1. Causality: On the most basic and fundamental level, we should make sure the story action is unified. To quote Robert McKee, “Because of the Inciting Incident, the Climax had to happen.” Make sure your scenes are linked by a chain of causality -- there’s not just “busy work” happening to fill the pages. Really think about what each of the stages of the story represent and how they connect to the arc of the character.
2 Simplification: Sometimes a lack of clarity comes from trying to do too much in the story. Go back to your concept and figure out what your core objective for the story is, and then design the simplest structure that will get the job done. The goal here is to focus on clean and elegant story lines.
If you’ve mastered the basics of clear and causality-based plot, here are some intermediate skills to practice:
1. Pacing: Look at the organization of your scenes. Are you maximizing the roller-coaster effect so that the audience is on a thrill-ride of tension and release? Are you varying the length of your scenes so that the rhythm of the read is exciting, or are all your scenes basically the same length?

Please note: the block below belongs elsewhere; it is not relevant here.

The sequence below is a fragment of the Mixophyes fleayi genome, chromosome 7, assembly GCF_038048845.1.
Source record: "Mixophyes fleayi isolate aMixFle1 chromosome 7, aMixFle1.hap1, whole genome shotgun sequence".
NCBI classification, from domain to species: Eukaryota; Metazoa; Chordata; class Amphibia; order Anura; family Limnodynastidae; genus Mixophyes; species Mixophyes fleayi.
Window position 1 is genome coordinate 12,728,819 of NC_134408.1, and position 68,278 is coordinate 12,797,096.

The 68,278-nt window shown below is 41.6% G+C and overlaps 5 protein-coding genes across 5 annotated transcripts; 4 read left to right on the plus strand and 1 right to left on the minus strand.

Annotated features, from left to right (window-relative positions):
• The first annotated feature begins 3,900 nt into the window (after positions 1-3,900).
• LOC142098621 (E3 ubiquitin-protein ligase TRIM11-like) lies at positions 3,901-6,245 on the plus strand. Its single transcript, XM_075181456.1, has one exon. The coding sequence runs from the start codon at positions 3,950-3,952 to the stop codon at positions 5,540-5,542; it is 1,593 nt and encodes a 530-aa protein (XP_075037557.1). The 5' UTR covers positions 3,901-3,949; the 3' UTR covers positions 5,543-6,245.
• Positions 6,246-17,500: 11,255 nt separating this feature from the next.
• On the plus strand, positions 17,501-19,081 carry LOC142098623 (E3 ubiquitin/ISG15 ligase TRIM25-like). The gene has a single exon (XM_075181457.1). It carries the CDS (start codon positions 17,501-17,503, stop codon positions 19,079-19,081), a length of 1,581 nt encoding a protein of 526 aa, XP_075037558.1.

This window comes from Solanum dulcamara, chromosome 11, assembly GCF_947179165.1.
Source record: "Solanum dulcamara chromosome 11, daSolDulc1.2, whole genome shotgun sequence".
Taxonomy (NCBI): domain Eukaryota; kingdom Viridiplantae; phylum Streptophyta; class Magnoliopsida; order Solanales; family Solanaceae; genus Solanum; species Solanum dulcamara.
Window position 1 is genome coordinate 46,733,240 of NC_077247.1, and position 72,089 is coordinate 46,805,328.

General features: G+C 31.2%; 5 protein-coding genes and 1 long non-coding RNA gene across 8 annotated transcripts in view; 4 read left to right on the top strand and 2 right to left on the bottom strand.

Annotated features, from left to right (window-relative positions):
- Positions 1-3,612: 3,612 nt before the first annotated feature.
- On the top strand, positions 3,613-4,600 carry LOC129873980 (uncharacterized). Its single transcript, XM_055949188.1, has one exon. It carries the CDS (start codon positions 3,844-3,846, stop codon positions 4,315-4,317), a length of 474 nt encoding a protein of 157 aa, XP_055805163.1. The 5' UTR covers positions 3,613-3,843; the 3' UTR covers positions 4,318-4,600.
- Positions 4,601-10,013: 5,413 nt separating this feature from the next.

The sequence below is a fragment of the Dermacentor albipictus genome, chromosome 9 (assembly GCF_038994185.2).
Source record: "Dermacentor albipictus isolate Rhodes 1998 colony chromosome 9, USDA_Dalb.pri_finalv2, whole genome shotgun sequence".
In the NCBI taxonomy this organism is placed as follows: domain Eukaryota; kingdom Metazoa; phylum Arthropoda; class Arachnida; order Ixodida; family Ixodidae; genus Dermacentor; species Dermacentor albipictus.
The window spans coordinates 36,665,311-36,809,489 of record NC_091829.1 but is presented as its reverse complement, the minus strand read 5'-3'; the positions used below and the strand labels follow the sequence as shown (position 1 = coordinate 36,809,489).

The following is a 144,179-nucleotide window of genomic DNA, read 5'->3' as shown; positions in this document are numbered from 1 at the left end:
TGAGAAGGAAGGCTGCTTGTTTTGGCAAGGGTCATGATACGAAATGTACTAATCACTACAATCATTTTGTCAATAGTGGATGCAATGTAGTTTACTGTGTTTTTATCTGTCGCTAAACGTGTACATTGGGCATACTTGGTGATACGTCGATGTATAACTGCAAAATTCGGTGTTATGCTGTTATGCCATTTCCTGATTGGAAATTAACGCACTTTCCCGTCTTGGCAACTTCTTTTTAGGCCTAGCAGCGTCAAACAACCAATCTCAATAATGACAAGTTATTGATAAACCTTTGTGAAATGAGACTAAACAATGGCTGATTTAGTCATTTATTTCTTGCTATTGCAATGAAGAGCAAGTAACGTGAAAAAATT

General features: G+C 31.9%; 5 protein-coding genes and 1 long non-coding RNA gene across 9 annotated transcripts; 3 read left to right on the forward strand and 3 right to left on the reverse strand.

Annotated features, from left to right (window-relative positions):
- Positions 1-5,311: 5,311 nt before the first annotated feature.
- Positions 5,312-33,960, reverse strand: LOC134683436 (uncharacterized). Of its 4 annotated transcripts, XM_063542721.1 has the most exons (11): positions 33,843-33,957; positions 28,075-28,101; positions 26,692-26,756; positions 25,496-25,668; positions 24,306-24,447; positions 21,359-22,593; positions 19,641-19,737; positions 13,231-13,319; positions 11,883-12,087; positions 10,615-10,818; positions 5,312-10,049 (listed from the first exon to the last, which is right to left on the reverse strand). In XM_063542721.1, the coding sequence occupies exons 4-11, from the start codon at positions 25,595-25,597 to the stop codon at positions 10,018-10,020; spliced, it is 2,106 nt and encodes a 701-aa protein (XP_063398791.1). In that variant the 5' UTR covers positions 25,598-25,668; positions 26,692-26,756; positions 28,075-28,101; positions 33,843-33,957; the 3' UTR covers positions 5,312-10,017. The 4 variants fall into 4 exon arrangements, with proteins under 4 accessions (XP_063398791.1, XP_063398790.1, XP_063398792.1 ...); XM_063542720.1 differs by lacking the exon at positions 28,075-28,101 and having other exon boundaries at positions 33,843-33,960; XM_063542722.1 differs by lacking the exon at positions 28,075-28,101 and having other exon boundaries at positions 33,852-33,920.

2. Complexity: Aristotle says that complex plots have nothing to do with a bunch of stuff happening all at once, but with the transformation of character. Are you complicating your plot in the best ways -- that is, intensifying the pressure and escalating conflict so that your character is forced to recognize that he or she has to change?
And what about taking structure one more level beyond this? These skills connect structure to theme.
1. Nonlinear structure: Think Arrival. The use of flashbacks (which are really flash-forwards) is absolutely connected to the theme of the story, which has to do with the way we experience time and express it in language. How can you use the tools of structure in innovative ways to reinforce the themes of your story?